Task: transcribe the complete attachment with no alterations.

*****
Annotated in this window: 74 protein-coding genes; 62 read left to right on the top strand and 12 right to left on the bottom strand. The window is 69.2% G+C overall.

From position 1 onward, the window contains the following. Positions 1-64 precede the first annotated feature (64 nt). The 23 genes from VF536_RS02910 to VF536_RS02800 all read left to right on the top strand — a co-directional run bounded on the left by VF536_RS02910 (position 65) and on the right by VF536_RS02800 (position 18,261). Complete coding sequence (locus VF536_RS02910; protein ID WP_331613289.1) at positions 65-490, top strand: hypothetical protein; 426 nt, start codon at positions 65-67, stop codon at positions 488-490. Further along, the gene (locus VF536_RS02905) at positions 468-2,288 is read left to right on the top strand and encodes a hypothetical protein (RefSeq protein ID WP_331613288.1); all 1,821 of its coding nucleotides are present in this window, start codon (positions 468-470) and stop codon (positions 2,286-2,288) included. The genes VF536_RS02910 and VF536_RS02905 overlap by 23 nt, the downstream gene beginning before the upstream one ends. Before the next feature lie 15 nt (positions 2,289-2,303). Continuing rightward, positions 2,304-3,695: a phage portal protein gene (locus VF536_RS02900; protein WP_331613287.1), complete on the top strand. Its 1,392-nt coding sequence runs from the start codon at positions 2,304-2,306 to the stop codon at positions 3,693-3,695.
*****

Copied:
Annotated in this window: 74 protein-coding genes; 62 read left to right on the top strand and 12 right to left on the bottom strand. The window is 69.2% G+C overall.

From position 1 onward, the window contains the following. Positions 1-64 precede the first annotated feature (64 nt). The 23 genes from VF536_RS02910 to VF536_RS02800 all read left to right on the top strand — a co-directional run bounded on the left by VF536_RS02910 (position 65) and on the right by VF536_RS02800 (position 18,261). Complete coding sequence (locus VF536_RS02910; protein ID WP_331613289.1) at positions 65-490, top strand: hypothetical protein; 426 nt, start codon at positions 65-67, stop codon at positions 488-490. Further along, the gene (locus VF536_RS02905) at positions 468-2,288 is read left to right on the top strand and encodes a hypothetical protein (RefSeq protein ID WP_331613288.1); all 1,821 of its coding nucleotides are present in this window, start codon (positions 468-470) and stop codon (positions 2,286-2,288) included. The genes VF536_RS02910 and VF536_RS02905 overlap by 23 nt, the downstream gene beginning before the upstream one ends. Before the next feature lie 15 nt (positions 2,289-2,303). Continuing rightward, positions 2,304-3,695: a phage portal protein gene (locus VF536_RS02900; protein WP_331613287.1), complete on the top strand. Its 1,392-nt coding sequence runs from the start codon at positions 2,304-2,306 to the stop codon at positions 3,693-3,695.